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VetMed Resource

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Abstract

The term "optic neuritis" compromises all diseases of the optic nerve that cause primary demyelination and usually manifest themselves as a sudden visual field defect or total loss of vision in one or both eyes. As in man, the cause of optic neuritis is often difficult to determine in the living...

Author(s)
Nell, B.
Publisher
W.B. Saunders, Philadelphia, USA
Citation
Veterinary Clinics of North America, Small Animal Practice, 2008, 38, 2, pp 403-415
AbstractFull Text

In the last 15 years, Computed Tomography (CT) has been increasingly used for diagnosis of head and skull diseases in equine patients. The main advantage of CT is the ability to produce detailed cross-sectional images without superimposition of anatomical structures. This characteristic allows to...

Author(s)
Beccati, F.; Pepe, M.; Nannarone, S.; Angeli, G.; Bazzica, C.; Cercone, M.; Gialletti, R.
Publisher
Edizioni SCIVAC, Cremona, Italy
Citation
Ippologia, 2012, 23, 1, pp 3-17
Abstract

Author(s)
Slatter, D. H.; Huxtable, C. R.
Citation
Equine Veterinary Journal, 1983, Suppl.2, pp 98-100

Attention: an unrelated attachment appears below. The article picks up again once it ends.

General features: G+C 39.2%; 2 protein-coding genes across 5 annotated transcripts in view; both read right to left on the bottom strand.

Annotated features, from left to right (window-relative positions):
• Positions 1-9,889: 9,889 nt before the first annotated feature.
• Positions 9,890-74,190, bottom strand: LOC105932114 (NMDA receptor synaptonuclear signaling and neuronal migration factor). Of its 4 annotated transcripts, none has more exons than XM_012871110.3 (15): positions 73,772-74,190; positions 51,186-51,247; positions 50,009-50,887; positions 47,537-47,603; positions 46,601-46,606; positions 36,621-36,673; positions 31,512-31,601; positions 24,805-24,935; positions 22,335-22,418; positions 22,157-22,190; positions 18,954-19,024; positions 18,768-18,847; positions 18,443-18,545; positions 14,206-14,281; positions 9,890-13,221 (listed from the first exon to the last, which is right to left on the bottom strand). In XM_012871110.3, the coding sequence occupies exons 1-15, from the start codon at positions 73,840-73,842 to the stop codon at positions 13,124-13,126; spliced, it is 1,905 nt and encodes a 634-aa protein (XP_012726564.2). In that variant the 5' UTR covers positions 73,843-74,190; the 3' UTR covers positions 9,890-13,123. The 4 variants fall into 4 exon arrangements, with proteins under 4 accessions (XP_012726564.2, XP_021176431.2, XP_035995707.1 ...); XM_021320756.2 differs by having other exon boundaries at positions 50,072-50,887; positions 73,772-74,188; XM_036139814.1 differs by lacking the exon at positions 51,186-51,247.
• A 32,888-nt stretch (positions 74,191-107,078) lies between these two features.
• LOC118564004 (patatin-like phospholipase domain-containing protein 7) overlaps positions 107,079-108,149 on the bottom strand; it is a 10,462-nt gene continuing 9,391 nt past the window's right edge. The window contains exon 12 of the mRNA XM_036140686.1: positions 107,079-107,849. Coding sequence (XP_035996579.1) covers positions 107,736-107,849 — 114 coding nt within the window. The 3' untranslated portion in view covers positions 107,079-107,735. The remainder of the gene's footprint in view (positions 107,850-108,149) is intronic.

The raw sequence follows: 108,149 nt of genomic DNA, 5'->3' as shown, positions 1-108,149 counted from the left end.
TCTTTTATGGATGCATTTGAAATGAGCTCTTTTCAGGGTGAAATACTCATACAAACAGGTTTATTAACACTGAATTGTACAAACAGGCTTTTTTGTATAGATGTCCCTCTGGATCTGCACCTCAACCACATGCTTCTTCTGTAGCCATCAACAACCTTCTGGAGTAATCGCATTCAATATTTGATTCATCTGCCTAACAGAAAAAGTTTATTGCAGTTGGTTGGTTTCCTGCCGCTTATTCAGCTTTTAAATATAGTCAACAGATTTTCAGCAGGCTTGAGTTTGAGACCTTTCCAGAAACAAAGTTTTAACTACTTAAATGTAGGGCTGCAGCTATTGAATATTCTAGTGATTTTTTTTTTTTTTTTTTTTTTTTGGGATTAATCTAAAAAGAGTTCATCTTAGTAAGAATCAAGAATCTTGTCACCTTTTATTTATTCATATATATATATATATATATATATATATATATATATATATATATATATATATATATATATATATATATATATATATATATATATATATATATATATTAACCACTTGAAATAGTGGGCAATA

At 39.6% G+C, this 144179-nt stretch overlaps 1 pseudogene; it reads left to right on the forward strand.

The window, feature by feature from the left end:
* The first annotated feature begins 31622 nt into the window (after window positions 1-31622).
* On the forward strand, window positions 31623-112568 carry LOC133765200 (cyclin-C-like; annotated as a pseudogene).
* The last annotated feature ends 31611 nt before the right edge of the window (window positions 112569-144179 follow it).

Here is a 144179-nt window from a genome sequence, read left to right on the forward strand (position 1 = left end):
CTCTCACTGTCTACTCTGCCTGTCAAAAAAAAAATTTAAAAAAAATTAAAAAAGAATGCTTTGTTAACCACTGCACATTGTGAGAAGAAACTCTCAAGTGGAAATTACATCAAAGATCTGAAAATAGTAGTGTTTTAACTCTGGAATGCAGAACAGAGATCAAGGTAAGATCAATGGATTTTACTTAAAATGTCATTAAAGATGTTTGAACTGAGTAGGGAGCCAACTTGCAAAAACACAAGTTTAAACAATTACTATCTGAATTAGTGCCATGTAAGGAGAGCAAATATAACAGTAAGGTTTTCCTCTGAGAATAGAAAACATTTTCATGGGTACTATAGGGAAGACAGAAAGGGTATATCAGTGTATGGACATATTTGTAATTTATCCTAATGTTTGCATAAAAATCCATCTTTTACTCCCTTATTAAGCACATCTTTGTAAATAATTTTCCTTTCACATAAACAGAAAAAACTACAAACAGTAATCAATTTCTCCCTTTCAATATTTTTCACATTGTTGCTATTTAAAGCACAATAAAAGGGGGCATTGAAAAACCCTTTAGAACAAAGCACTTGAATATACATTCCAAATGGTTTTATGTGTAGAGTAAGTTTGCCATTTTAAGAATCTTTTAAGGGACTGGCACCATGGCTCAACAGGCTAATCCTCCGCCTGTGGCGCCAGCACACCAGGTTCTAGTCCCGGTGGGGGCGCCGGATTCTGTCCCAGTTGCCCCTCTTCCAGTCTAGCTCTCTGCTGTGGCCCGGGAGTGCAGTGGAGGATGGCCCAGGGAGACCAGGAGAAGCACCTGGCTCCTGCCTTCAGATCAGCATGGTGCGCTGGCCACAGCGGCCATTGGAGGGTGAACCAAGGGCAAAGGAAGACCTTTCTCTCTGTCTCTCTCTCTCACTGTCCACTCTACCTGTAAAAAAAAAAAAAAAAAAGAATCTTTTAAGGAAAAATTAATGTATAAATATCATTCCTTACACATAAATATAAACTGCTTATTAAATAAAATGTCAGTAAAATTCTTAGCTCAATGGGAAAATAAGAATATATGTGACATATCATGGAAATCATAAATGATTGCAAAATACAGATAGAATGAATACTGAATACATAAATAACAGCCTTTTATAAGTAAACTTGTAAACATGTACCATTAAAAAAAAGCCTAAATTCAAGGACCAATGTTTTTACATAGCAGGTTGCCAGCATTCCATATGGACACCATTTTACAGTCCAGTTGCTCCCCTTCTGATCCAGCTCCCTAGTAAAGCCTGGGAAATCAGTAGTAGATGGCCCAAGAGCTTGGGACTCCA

Abstract

An asymptomatic, ophthalmoscopically visible proliferation affected the optic disc and nerve of two aged horses. The lesion consisted of an accumulation of foamy cells, histopathologically akin to fat cells, which contained an unidentified lipid-like material. The affected area and its environs...

Author(s)
Saunders, L. Z.; Bistner, S. I.; Rubin, L. F.
Citation
Veterinary Pathology, 1972, 9, No.5, pp 368-378
Abstract

Two cases of this condition are described in great detail. The main symptoms were bilateral blindness and total mydriasis. Ophthalmoscopic examination revealed accumulations of whitish plaque-like spots of exúdate on the surface of the optic disc along with multiple haemorrhages. The pieces of...

Author(s)
Roesti, W.
Publisher
Springer, Berlin,
Citation
Archiv fur wissenschaftliche und praktische Tierheilkunde, 1941, 77, pp 81-103

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